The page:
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290 posts categorized "Current Affairs"

Continuing the Fight for Voting Rights

July 30, 2013

(Ryan P. Haygood is director of the NAACP Legal Defense & Educational Fund's Political Participation Group, which works to promote the full, equal, and active participation of black people in the democratic process through legal, legislative, public education, and other means. He has represented people of color in a variety of actions involving voting discrimination, including challenges to discriminatory voting measures under Sections 2 and 5 of the Voting Rights Act, the United States Constitution, and state laws.)

Headshot_ryan_haygoodIn June 2013, a significant provision of one of the greatest pieces of civil rights legislation ever enacted fell. In Shelby County, Alabama v. Holder, the Supreme Court struck down as unconstitutional Section 4(b) of the Voting Rights Act. This key provision identified the fifteen states and localities that were subject to Section 5 of the legislation because of longstanding racial discrimination with respect to voting.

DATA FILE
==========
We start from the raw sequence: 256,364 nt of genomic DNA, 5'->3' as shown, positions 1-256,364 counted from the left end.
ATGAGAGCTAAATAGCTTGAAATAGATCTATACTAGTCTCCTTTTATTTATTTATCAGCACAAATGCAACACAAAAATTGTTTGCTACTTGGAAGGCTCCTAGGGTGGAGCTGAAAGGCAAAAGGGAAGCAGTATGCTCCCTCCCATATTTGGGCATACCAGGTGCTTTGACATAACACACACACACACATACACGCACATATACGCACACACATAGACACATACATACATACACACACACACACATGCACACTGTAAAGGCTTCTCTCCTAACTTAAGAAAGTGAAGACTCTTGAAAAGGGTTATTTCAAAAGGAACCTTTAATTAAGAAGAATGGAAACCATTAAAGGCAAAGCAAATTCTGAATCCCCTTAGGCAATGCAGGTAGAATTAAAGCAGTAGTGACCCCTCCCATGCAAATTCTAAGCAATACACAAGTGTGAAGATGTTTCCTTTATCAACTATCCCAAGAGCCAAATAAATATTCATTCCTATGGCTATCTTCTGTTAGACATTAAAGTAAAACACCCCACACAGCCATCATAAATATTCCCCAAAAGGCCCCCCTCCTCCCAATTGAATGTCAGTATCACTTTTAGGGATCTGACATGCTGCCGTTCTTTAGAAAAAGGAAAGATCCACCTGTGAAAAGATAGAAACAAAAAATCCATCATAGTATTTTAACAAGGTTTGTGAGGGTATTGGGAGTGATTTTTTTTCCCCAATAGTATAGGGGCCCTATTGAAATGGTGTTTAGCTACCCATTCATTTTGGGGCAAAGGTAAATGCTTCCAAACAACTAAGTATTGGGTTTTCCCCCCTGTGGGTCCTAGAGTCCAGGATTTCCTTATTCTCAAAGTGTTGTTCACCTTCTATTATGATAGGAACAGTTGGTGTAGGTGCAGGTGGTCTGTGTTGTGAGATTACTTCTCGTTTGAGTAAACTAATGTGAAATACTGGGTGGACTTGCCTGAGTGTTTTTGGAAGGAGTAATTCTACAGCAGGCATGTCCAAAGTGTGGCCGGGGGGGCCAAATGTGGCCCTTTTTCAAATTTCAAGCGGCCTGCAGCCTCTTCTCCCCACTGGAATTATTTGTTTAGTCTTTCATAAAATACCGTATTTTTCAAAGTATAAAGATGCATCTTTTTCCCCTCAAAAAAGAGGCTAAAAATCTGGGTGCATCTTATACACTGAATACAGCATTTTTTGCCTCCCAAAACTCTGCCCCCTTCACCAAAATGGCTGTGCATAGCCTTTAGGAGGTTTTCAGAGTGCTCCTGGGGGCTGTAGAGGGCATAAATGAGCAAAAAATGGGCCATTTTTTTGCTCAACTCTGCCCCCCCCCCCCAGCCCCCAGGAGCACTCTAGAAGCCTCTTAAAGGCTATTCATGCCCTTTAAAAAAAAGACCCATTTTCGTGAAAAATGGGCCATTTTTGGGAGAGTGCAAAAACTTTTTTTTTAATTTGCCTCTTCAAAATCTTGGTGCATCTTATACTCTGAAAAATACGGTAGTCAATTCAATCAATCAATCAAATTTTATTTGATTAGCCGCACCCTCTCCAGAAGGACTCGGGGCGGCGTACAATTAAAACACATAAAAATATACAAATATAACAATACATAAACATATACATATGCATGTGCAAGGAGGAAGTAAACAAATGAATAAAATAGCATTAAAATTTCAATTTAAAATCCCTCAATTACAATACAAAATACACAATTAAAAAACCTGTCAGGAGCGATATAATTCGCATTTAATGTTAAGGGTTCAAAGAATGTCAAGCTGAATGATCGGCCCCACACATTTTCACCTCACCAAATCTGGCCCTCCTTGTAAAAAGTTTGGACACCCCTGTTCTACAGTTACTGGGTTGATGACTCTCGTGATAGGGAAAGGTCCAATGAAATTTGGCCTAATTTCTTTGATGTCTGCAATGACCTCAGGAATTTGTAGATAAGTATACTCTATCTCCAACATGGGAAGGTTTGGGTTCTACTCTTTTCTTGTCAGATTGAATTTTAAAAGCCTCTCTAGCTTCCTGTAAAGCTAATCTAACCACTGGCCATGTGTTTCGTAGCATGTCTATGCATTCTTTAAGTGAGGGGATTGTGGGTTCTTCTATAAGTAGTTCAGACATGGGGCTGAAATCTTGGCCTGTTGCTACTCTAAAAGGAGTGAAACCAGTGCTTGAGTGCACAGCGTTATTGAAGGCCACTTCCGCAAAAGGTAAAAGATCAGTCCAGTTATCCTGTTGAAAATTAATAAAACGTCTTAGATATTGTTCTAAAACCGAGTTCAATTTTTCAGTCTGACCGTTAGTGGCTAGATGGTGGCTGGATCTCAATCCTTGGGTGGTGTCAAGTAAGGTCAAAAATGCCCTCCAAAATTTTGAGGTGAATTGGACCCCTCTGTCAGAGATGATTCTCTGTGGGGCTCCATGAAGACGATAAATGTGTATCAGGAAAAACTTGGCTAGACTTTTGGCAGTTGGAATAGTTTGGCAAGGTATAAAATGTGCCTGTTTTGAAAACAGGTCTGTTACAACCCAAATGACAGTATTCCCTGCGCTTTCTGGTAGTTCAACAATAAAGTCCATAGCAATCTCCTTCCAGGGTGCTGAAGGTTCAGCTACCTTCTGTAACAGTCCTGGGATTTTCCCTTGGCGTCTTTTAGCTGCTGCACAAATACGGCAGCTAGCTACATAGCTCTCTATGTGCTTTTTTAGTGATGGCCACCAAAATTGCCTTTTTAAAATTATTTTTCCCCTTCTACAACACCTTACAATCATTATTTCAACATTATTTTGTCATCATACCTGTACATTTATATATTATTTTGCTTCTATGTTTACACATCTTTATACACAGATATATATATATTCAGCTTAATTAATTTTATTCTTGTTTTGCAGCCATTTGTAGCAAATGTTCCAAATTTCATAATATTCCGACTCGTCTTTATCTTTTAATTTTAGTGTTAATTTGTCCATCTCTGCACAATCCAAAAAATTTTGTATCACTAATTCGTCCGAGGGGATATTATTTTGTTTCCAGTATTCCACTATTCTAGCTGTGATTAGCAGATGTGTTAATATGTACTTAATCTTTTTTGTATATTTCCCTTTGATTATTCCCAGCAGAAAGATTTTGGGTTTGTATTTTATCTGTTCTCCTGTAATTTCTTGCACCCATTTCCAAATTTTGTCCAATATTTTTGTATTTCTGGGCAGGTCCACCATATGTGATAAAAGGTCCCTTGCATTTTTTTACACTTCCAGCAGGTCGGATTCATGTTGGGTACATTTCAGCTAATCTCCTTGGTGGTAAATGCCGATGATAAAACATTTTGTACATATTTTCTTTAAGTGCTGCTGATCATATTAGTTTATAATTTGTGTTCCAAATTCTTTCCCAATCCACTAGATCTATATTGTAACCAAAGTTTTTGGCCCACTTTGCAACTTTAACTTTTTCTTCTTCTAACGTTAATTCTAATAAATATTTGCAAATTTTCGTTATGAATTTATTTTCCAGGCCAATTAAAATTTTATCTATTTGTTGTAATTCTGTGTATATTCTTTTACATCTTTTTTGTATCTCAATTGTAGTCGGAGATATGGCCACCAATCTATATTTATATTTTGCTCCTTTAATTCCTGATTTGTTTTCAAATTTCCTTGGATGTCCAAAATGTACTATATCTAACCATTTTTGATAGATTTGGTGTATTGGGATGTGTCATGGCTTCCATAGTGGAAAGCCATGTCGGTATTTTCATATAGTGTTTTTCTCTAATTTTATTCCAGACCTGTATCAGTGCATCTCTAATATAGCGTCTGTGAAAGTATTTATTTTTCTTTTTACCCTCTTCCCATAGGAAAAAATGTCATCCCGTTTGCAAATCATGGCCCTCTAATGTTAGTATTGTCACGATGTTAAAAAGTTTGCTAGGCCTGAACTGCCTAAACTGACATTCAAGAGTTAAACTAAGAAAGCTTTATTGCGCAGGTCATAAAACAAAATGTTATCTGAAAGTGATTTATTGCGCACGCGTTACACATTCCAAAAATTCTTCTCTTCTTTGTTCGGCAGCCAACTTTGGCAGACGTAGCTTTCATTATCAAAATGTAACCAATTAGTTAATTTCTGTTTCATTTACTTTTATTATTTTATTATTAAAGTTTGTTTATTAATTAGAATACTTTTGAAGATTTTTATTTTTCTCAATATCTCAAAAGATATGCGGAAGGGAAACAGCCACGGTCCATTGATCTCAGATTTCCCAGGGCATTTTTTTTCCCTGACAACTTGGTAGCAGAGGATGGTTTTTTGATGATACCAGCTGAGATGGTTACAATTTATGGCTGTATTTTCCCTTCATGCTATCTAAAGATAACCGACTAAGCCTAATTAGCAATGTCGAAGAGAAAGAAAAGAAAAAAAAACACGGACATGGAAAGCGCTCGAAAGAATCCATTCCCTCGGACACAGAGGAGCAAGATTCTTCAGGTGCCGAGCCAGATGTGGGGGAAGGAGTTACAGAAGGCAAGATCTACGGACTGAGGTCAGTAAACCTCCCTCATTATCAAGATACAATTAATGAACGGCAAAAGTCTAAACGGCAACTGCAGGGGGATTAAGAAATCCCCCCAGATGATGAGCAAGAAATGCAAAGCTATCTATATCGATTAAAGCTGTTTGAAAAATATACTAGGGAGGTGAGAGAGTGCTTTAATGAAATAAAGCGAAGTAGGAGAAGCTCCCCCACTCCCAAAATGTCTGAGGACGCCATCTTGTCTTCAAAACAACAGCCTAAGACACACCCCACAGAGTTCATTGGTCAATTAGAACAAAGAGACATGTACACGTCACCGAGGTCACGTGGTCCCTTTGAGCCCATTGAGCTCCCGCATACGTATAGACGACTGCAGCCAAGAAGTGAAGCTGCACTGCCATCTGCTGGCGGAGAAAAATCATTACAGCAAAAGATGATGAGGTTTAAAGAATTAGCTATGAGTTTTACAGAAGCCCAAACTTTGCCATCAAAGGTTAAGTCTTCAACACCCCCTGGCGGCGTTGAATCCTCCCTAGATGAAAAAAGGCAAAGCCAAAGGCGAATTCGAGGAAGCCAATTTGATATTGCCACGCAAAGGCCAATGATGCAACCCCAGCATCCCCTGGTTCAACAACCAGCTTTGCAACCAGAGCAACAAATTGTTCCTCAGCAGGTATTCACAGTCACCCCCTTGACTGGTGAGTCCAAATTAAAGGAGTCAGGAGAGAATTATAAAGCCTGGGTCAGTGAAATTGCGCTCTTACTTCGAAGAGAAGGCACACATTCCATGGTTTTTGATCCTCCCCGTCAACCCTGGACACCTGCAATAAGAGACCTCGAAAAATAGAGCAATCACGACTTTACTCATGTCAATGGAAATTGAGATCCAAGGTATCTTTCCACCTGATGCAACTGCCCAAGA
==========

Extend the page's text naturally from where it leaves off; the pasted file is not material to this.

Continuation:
Section 5 required those states and localities to demonstrate to the U.S. Department of Justice or a federal court in Washington, D.C., that proposed changes to their voting laws would not discriminate against voters of color -- before those changes were implemented. By striking down Section 4(b), the Supreme Court immobilized Section 5, which is like letting someone keep his or her car but taking away the keys.

The NAACP Legal Defense & Educational Fund, Inc. represented black community leaders from Shelby County and argued the case in the Supreme Court. We fought to keep these protections in place, and presented irrefutable evidence that racial discrimination persists in the places covered by Sections 4(b) and 5 of the legislation.

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A House Divided

July 26, 2013

On August 28, 1963, America witnessed what was arguably the greatest demonstration for racial justice in the history of the country. Half a century after the March on Washington for Jobs and Freedom, the looming question of racial equality in America remains.

In the lead-up to the fiftieth anniversary of the March on Washington, PhilanTopic is publishing a ten-part series, sponsored by the W.K. Kellogg Foundation, in which some of America's most important writers explore our race issues, past and present.